The government has rejected calls to ban employers from forcing women to wear high heels, arguing that existing laws against sex discrimination already outlaw such dress codes. So what can employees do if they're faced with sexist dress codes?
Today on the agenda, Georgie Frost and Russell Quirk. Founder and CEO at Emoov discussed how Jeremy Corbyn's claiming the Conservatives 'will never fix the housing crisis' but his party will, if it wins the general election. Plus they look into Theresa May is seriously considering replacing the 'triple lock', and spending some of the money saved on social care. All these stories and more on The News Review.
We've had the last PMQ's before the general election. And away from the general election, Theresa May has met the EU's chief negotiator for talks. Zac Goldsmith has been selected as the Conservative candidate for Richmond Park. He was the area's MP from 2010 until December last year when he lost to Lib Dem Sarah Olney after a massive swing in a by-election.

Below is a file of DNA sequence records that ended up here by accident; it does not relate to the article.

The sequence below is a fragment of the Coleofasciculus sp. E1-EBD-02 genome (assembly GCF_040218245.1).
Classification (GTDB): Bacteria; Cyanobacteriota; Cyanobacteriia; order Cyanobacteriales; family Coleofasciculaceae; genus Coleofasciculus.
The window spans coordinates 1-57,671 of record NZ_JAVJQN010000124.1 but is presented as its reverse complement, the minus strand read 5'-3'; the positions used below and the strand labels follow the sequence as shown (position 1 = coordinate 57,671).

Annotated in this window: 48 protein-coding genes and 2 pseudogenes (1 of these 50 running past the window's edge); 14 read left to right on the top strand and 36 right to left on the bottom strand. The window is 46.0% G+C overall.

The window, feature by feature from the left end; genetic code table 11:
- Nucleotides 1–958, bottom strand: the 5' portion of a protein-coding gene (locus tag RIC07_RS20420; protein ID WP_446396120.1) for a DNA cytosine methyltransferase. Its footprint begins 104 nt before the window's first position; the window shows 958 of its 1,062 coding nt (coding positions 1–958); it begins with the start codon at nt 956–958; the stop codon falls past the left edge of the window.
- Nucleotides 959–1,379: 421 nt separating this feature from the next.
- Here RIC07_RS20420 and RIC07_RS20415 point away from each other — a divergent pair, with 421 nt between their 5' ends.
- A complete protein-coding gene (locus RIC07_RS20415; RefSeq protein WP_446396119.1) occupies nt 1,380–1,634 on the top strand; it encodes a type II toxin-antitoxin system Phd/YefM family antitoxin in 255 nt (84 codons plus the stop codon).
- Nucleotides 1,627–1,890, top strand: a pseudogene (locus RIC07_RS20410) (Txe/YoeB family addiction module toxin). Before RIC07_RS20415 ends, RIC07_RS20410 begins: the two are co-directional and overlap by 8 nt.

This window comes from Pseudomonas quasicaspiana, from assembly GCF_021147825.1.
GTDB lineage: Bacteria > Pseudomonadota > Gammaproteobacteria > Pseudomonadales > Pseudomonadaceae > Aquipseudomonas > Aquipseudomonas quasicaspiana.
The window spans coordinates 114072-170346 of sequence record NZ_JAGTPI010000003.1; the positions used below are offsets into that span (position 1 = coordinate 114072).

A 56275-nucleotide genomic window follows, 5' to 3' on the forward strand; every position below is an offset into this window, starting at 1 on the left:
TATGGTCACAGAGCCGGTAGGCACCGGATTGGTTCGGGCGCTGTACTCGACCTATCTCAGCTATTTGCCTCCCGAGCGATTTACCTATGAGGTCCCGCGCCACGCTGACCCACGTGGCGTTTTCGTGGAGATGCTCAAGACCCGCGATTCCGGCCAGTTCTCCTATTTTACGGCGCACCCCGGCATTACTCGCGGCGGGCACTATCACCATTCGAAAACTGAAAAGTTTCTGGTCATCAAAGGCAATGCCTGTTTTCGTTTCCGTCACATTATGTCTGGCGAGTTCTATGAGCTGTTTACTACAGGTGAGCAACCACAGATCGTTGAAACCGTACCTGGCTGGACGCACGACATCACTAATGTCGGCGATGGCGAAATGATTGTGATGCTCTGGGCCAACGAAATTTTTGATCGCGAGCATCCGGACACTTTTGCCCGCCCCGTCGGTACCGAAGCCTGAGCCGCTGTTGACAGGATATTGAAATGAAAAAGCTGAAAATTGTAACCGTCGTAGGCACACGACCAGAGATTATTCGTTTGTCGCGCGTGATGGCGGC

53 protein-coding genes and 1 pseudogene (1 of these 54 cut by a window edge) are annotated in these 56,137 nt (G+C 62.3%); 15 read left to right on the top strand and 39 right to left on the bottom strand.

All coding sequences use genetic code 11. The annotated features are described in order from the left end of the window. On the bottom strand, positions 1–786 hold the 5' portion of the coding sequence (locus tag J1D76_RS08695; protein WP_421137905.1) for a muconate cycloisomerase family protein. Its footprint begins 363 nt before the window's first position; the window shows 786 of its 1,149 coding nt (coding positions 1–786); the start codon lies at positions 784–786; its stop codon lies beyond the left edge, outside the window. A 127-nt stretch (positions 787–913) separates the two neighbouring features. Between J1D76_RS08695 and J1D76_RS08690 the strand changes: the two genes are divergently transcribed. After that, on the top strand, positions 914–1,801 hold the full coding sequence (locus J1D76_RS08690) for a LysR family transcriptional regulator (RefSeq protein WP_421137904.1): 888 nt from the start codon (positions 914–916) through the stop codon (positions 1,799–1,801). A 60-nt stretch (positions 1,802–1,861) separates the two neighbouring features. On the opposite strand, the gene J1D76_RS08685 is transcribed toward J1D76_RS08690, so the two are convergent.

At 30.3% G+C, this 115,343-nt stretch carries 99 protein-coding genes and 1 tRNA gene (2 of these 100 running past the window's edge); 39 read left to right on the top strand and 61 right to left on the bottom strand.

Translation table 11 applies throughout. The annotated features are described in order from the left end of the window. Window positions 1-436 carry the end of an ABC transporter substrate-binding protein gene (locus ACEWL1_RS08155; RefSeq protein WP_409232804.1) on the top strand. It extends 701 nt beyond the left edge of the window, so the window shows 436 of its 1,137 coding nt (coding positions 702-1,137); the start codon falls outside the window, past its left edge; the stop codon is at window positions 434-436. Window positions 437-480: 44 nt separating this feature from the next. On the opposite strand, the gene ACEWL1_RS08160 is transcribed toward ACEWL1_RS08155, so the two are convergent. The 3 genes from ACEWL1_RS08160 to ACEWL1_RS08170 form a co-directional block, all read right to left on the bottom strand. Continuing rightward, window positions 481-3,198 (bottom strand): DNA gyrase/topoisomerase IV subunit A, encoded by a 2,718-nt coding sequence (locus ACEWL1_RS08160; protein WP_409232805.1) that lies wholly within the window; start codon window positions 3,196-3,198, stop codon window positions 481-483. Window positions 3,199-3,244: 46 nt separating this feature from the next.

Georgie Frost was joined by Nigel Cassidy to discuss the latest market headlines, starting with Lloyds. And housebuilders out in force this morning. We've heard from both Taylor Wimpey and Persimmon. Plus Donald Trump’s administration has unveiled plans for a drastic overhaul of the country’s tax system, including reducing corporate tax to 15%.
A mixed bag for Twitter: The number of people using the social network has risen 14% and the firm's losses narrowed in the first three months of this year. But ad revenue fell by almost 8% from a year earlier. And now a row's brewing with the government about the decision to withdraw access to user data used to investigate potential terrorist plots.
GlaxoSmithKline has beaten analyst expectations by increasing its sales 19pc in the first quarter under new boss Emma Walmsley. Sales at the pharmaceutical giant hit £7.4bn in the three months to March 31, up from £6.2bn a year previously and higher than the £7.25bn pencilled in by analysts. But what about the pharmaceutical industry worldwide?
Officials at Saudi Arabian Oil Co, or Saudi Aramco. have told their superiors there is a hitch in the plans to take the state-owned oil company public next year. It is likely worth at least $500 billion less than the government previously suggested - roughly the value of Amazon and Netflix combined.